A funny thing happened at the CFOs and COOs Forum.
Well, it was more interesting than funny, depending on what makes you tick: four GPs sitting down for a Chatham House Rules session on how they calculate and benchmark their performance and finding differences across the board.
The absence of a standardized way of calculating performance is striking, and nuance after nuance put the CFOs at odds with each other. Do you include the GP commitment when calculating net IRR for the fund? How do you account for recycled capital? How does the preferred return compound? How long do you leave your credit line outstanding (assuming you are one of the 90 percent of managers at the conference that use one)? Are cashflows aggregated into monthly or quarterly periods?
And if much of the performance is based on unrealised net asset value (which it likely is), what is the valuation methodology used? And does the reported NAV account for carried interest?
“There is variability all over the place,” noted the moderator.
Walking out of the session it was clear that, for any investor conducting due diligence on these funds, a comparison between them would not be meaningful, at least without going back to cashflow data and recalculating each of their track records.
To be clear: this did not seem to be a case of opacity or wilful evasiveness. The panellists all agreed that they present their performance in what they deem to be the most appropriate way and footnote anything they think needs clarification. The implication was this: managers are transparent, but they are not standardized.
Should investors care? Is it worth a busy investor’s time to comb through every cashflow and NAV calculation to find that it should be a net internal rate of return of 22 percent rather than 23?
“It’s a good question,” says Graeme Faulds, a former fund of funds manager who co-created performance analysis software TopQ, now part of eVestment. “Directionally it probably isn’t too meaningful, but as a proportion it can be a big difference. And if it puts a manager in a different quartile then it is even more relevant.”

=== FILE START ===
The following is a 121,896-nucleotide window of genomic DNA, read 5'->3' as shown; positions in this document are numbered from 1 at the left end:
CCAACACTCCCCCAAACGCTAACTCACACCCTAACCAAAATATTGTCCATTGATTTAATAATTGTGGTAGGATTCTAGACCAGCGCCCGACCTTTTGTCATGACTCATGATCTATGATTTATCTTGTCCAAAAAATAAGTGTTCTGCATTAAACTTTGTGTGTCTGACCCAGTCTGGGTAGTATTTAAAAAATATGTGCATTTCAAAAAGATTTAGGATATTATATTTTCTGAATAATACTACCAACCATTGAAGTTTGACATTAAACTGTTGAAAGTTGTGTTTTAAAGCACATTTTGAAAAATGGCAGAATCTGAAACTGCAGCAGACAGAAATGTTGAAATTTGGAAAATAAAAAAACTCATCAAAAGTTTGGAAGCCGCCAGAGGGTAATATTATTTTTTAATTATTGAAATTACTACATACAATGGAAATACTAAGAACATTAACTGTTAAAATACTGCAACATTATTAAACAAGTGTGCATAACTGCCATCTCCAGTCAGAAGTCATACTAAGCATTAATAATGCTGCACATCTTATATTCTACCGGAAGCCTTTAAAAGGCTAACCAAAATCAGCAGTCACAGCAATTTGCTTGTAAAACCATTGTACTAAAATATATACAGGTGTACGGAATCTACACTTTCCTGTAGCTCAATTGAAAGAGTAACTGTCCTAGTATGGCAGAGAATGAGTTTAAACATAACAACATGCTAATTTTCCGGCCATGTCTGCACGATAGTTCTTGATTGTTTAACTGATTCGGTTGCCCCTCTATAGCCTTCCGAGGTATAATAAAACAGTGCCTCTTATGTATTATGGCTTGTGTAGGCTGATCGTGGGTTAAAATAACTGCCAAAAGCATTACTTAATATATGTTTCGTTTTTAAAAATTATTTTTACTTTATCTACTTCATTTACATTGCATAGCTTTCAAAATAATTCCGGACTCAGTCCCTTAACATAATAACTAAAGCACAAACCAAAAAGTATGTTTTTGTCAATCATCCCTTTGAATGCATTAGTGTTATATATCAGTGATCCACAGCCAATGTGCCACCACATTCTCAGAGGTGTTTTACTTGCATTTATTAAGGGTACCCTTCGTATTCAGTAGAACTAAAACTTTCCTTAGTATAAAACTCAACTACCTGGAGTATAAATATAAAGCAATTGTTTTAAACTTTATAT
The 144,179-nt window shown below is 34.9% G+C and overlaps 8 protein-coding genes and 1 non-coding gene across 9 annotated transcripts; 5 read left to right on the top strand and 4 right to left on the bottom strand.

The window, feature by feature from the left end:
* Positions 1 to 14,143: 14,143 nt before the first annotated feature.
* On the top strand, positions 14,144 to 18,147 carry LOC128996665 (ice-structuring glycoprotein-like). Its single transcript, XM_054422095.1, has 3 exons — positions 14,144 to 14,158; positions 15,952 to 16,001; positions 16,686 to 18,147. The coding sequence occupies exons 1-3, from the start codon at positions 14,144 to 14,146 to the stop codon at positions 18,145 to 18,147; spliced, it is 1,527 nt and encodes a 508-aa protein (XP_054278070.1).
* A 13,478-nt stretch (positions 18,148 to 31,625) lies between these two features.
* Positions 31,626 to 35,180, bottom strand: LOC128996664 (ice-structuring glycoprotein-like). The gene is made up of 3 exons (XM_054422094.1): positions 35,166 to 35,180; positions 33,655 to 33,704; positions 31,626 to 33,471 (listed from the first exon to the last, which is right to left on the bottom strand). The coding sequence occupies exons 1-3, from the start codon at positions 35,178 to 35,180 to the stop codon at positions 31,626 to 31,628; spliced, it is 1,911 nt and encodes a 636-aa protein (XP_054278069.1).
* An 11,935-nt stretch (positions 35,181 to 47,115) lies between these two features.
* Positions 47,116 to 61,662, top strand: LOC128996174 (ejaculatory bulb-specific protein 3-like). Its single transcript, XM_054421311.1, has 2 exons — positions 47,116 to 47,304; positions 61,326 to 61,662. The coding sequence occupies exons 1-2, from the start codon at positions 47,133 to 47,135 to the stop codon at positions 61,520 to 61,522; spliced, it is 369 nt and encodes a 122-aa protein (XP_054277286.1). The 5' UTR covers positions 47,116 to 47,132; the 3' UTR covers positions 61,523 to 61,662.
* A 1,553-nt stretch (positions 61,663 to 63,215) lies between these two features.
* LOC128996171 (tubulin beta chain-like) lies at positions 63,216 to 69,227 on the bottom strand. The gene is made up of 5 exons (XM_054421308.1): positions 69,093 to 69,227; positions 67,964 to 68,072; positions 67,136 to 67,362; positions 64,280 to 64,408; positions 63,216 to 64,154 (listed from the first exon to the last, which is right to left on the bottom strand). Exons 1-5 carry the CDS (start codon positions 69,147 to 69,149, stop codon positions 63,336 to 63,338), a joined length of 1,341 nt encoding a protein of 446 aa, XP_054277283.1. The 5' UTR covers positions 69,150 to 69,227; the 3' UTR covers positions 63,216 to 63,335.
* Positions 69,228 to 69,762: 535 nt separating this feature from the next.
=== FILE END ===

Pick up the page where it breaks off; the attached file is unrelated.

That brings us to another reason this matters: benchmarking.
Many GPs and investors buy in benchmark data for marketing and decision-making, respectively. But if four GPs in a room all arrive at their net IRRs in a different way, what does that say about the aggregated performance data that they might use as a benchmark? Footnotes are lost in the morass.
Taz Katira, a principal in the fund investment team at Hamilton Lane, says his firm started using its own data for benchmarking – built from the ground up – about five years ago. In pockets of the market, there is a “rubbish in, rubbish out” problem with some external data sets, says Katira; some rely fully on data sourced from GPs on a self-reporting basis or from public sources like pension fund results. That process does not consistently address issues around currency fluctuations or have consistent accounting for accrued carried interest, for example.
So those GPs that choose to benchmark against other private equity funds are measuring themselves against a very muddy pool (hence firms increasingly using public markets equivalents).
This is not the first time that the methodology for calculating performance has been discussed – the Securities and Exchange Commission first started asking these questions back in 2014 – and it surely won’t be the last. But what stood out most from the session at the forum was that, while the private funds industry as whole is moving towards institutionalisation, transparency – at least from a performance data perspective – is proving stubbornly elusive.
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Photo credit: Horia Varlan